Alex Cavanaugh. To find links to other IWSG contributors, click here. Thank you to co-hosts for the October’s IWSG: Jemima Pitt, J Lenni Dorner, Cathrina Constantine, Ronel Janse van Vuuren, and Mary Aalgaard!
This month’s optional question: In your writing, where do you draw the line, with either topics or language?
Sometimes, I imagine myself as a ninety-nine-year-old woman reading my writing of today. I suspect these earlier renditions of me may come across as simplistic, maybe even naïve. Perhaps I’ll chuckle at the dated nature of the content, but I know I won’t find anything controversial. For me, it’s easy to draw a line. Anything I write and publish today may last far beyond me and when I’m bearing down on 100, what will I have left if not a good reputation?
For the most part, I write what I like to read, which means no blood, gore or graphic sex. I can’t write horror because it scares me. Perhaps this inclination to keep things on the clean and neat side is because I read for pleasure, not angst, and wish to create that experience for others.
But maybe, it’s something more. My daughter rolls her eyes at how old fashioned I am, but I was a sensitive creature growing up and some lessons stuck. We were so drilled not to discuss those taboo topics of religion, money or politics in polite company, to the point that even at this late age I can’t find pleasure in writing about them. You can pretty much guarantee a happy ending in my fiction, or at least an ending in which happiness is imaginable. The suspense, or conflict comes from wondering how the characters will find their way around roadblocks to get there. As for non-fiction, well, what you see here is what you get. I pretty much write from the heart.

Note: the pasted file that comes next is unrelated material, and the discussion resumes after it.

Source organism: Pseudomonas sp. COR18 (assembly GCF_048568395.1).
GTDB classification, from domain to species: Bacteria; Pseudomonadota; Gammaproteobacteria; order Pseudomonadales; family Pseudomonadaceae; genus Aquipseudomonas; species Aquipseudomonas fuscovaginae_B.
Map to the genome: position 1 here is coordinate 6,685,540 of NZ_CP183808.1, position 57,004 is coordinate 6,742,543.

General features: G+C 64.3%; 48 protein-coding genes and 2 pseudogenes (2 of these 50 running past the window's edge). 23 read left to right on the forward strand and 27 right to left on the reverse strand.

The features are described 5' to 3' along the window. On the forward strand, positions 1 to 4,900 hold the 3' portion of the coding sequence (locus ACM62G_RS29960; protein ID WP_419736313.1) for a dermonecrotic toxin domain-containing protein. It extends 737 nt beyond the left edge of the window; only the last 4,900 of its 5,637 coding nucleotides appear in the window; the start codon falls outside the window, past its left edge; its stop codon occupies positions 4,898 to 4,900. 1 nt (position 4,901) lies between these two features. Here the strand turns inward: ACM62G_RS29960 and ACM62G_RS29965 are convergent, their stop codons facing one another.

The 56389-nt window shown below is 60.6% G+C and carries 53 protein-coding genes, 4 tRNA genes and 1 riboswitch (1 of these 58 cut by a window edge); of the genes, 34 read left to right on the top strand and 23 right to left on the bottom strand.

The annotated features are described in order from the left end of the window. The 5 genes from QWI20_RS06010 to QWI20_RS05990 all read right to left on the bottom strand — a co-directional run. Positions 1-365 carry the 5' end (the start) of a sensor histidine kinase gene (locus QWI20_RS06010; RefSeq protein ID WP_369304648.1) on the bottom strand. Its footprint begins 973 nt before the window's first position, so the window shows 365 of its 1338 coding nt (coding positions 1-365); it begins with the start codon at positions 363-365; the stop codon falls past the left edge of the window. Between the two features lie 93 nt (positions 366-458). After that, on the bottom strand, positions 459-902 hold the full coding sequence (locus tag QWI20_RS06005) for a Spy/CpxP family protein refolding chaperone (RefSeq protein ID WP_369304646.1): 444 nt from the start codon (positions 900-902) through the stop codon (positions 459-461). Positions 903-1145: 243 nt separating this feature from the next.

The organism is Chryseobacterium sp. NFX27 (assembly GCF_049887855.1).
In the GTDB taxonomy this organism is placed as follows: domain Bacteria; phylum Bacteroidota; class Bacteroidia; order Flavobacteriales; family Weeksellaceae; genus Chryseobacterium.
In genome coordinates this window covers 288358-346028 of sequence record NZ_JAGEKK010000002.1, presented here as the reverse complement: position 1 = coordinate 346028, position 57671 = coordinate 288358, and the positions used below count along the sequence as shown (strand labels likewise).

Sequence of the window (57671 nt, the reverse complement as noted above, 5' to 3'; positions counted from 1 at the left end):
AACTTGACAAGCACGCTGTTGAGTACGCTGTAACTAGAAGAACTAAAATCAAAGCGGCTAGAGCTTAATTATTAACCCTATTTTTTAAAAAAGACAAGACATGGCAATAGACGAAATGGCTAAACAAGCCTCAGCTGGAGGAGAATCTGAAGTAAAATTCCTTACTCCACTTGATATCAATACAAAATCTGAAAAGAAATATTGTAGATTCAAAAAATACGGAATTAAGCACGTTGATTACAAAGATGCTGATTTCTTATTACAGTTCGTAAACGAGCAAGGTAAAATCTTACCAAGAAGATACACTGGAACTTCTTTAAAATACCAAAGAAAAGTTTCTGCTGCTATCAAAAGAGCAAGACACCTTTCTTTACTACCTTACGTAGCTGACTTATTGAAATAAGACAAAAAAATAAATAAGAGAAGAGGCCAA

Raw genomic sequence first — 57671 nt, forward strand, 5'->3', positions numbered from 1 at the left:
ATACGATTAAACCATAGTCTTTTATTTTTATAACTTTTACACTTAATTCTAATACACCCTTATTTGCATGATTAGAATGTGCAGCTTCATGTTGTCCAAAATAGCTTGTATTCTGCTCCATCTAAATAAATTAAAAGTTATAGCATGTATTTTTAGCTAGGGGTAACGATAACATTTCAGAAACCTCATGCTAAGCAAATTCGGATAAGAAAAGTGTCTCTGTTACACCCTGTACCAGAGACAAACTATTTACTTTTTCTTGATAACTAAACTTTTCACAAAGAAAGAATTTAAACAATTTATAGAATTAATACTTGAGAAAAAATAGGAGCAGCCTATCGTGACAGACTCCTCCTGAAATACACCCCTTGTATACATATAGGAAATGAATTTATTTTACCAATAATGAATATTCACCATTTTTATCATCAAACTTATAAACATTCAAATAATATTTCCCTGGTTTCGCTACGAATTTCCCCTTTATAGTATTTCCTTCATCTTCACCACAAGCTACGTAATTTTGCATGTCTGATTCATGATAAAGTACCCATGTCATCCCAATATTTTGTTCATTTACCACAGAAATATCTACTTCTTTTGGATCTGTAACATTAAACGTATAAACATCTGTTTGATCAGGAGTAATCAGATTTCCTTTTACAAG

Of course, I’m nowhere near perfect. Words that would have had me locked in my room as a kid are sadly a part of my regular vocabulary. I can’t pretend not to have discussed (or railed about) politics lately, although only with people sympathetic to my way of thinking. But as much as I may slip in my personal life, you’re not going to find much evidence of it written down. With the exception of fiction where I have to create conflict, I have no interest in promoting anxiety, animosity, or discomfort. To my way of thinking, it’s a hard, and angry world out there. It’s no help to anyone if I contribute to it.